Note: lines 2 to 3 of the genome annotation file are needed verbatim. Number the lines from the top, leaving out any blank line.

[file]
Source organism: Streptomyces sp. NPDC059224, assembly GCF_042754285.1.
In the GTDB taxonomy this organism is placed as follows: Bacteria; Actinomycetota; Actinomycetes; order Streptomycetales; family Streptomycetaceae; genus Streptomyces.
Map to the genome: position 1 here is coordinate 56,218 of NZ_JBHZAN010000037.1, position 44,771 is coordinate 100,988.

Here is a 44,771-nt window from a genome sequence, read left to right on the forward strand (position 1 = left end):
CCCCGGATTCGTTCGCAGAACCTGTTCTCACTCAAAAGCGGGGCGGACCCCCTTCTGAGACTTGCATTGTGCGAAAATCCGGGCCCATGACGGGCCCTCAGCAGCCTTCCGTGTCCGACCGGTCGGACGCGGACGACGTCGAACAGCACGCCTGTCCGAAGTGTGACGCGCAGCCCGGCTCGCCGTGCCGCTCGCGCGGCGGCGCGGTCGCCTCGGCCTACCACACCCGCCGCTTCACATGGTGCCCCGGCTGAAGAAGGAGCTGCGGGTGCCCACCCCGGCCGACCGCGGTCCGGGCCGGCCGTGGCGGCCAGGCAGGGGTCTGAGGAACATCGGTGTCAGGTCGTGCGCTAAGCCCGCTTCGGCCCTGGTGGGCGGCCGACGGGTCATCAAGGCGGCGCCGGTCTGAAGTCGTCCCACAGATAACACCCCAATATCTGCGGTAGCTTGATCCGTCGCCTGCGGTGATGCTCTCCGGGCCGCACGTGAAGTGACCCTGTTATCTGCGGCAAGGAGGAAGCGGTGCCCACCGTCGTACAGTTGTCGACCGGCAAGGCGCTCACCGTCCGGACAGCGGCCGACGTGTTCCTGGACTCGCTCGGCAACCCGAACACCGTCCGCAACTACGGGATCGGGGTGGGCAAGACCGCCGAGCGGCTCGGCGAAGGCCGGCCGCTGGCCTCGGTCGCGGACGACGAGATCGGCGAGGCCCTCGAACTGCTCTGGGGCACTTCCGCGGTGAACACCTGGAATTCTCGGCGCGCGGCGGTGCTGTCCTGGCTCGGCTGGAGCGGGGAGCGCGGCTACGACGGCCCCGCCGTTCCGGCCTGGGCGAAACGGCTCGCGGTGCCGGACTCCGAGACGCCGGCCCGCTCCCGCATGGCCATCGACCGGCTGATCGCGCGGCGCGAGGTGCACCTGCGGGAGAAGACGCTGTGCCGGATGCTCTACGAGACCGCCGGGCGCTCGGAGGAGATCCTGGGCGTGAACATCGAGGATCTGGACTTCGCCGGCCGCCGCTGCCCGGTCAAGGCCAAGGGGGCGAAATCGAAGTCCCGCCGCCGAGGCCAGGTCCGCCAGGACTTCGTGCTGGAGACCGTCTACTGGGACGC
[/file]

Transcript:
In the GTDB taxonomy this organism is placed as follows: Bacteria; Actinomycetota; Actinomycetes; order Streptomycetales; family Streptomycetaceae; genus Streptomyces.
Map to the genome: position 1 here is coordinate 56,218 of NZ_JBHZAN010000037.1, position 44,771 is coordinate 100,988.